Monday 24 October 2016

Very soon after we heard our baby's heartbeat, it stopped beating for good. And I had no idea

Writer Isabel Hayes was delighted to share news of her pregnancy with family and friends, unaware that she had alread lost the baby

Published 16/10/2015 | 02:30

Isabel Hayes thinks of the baby, and future, she lost every day. Photo: El Keegan
Isabel Hayes thinks of the baby, and future, she lost every day. Photo: El Keegan

Last June, my husband and I sat in an ultrasound clinic in Dublin and listened to the most amazing sound in the world - our unborn baby's heartbeat thrumming through the room.

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It was only six weeks and three days old, but our little foetus had a strong and healthy heartbeat of 125 beats a minute. The sonographer smiled. "Your chances of having a miscarriage are very low once you hear a heartbeat," she told us, and we breathed sighs of relief.

Up to one in four pregnancies end in miscarriage - good odds that suddenly seem stacked against you when you find out you're expecting and start to imagine every little twinge is an impending catastrophe. This was my second pregnancy, but I still booked an early scan to give us peace of mind. To hear that the chance of miscarriage was significantly lowered was a weight off our shoulders. We felt we could begin to look forward to having a baby in early February - a little brother or sister for our one-year-old son.

The sonographer meant well, but I wish she hadn't told us that. Very soon after we heard our baby's heartbeat, it stopped beating for good. And I had no idea.

It's called a missed miscarriage. Your baby dies, but for some reason your body isn't aware of it and there are no signs or symptoms. Over the next three weeks, I still felt pregnant. My first pregnancy was pretty easy, so when I didn't become nauseous I just assumed I was breezing through it. I put on weight and my stomach started to protrude. My skin broke out in pregnancy acne.

I'd already told my family, but now I shared the news with friends. We got more and more excited as the weeks ticked by, looking at double buggies and researching how to parent two children under two.

When I had a tiny amount of bleeding at nine weeks, I willed myself not to panic. There was no telltale cramping to signal a miscarriage and I felt fine. I rang a hospital midwife who advised me to come in, but I told my husband to stay at home with our son. I was sure everything was fine.

I'll never forget the ultrasound in Holles Street that day and the unbearably long silence as the sonographer stared at the screen. "Is everything OK?" I finally blurted out, fear creeping in. It wasn't. Our baby had never grown past the six week stage. There was no heartbeat.

I'll never forget the midwife who wrapped me tightly in her arms as I clung to her and sobbed. She was aghast that I had come in on my own.

I'll never forget phoning my husband and hearing our son babbling in the background as I told him our other baby hadn't made it. Watching his face crumple with grief later that day was perhaps the hardest thing of all. Like me, he had been sure everything was OK.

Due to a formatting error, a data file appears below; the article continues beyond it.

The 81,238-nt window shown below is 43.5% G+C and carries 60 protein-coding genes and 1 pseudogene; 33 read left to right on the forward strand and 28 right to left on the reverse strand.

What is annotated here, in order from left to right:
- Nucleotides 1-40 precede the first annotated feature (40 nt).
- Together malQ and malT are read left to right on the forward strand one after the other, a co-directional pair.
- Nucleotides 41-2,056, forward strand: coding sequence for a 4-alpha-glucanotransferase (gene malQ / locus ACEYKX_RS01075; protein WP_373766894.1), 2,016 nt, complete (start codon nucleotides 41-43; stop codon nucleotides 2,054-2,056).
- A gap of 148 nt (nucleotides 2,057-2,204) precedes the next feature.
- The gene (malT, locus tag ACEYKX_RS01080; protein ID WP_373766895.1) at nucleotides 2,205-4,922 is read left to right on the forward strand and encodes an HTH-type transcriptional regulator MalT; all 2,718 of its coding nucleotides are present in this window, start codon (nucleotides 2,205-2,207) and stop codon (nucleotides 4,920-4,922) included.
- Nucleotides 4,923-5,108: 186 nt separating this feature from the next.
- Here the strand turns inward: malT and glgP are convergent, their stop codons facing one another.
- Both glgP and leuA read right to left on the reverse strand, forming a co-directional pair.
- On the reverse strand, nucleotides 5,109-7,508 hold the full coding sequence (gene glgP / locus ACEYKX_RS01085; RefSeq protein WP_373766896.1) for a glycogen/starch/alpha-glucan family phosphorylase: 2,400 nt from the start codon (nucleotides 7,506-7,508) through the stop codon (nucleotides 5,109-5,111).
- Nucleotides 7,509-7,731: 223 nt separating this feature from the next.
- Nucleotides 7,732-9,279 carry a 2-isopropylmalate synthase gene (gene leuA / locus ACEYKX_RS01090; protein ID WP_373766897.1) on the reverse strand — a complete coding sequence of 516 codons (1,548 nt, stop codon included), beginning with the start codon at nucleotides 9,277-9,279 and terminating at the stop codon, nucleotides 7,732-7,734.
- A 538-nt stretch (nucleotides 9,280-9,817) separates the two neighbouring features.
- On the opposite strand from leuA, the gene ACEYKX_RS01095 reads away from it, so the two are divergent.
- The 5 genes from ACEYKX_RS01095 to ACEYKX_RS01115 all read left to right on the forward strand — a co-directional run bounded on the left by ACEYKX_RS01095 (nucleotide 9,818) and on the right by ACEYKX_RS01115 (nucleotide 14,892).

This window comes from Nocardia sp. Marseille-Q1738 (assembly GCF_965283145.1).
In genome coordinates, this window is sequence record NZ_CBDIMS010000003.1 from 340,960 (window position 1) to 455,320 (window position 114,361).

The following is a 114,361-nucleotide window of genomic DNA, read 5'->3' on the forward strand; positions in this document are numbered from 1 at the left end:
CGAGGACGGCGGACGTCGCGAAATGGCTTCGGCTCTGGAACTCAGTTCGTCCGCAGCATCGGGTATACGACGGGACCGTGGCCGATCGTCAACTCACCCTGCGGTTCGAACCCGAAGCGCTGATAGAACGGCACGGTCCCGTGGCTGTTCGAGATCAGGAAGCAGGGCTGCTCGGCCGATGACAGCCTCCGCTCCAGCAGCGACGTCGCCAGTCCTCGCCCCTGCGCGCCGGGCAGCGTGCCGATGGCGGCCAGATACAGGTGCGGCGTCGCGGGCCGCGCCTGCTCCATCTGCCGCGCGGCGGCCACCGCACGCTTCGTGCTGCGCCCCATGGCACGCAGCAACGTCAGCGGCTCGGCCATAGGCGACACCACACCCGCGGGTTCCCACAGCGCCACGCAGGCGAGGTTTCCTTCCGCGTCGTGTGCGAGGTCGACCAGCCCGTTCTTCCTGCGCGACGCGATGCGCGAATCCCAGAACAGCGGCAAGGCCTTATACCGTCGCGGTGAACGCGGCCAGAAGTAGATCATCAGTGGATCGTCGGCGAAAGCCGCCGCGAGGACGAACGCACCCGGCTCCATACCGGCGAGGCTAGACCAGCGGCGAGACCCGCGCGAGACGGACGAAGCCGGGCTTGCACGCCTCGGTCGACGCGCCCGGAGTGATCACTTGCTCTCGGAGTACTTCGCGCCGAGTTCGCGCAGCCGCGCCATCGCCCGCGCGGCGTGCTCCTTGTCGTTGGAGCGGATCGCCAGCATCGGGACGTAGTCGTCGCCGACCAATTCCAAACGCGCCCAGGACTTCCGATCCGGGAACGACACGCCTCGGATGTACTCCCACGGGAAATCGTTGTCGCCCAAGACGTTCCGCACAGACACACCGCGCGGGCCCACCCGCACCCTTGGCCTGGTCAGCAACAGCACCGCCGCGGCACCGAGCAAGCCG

I felt grief-stricken and bereft, but I also felt cheated and stupid. How could my body have tricked me in this way? How could I not have known something was wrong? Why had I put so much faith in one early ultrasound?

In the midst of our anguish, we had to decide what to do next. I could wait for the baby to spontaneously miscarry, but that could take weeks and wasn't recommended. So I had the choice of taking pills and miscarrying at home or having a D&C under general anaesthetic.

I was paralysed with indecision and ended up going to my GP the next day to go over the options again. I hated the thought of miscarrying over several days at home and eventually decided to have a D&C, but it was five days before the hospital could fit me in.

During those five long days, I was in a frozen state of limbo. I looked and felt pregnant, but I wasn't. Not anymore. I woke up every morning thinking everything was fine, before remembering it wasn't. I would drink wine every evening, feel guilty, and have to remind myself that my baby was far beyond harm's reach.

On the day I should have been 10 weeks pregnant, I had a D&C - or more specifically an ERPC (Evacuation of Retained Products of Conception). Such a horrible term. I woke up in the recovery room beside an excited woman who had just given birth to a baby boy and I cried and cried.

The next few weeks were hard for us both. I cried a lot. We drank a lot of wine. But we're lucky - we have our gorgeous little boy to keep us busy, and amazing family and friends.

It's been a few months now and those closest to me still ask how I'm getting on, but for the most part the world believes I should be fine. That's OK, because most of the time I am. But it's easy to see why miscarriage is known as the hidden grief. No one really knows how much love and hope and excitement we invested in that tiny little being. To most people, it was an abstract idea. To us, it was a whole new future.

I still feel a pang when I see the double buggy we were looking at, or the bigger car we were going to buy to fit our family of four.

I still dissolve into tears sometimes for no particular reason.

I never knew there was an International Pregnancy and Infant Loss Day until this year.

I probably won't do anything in particular to mark it, but at some point during the day I'll be thinking of our baby who didn't make it. Just like any other day, really.

Irish Independent

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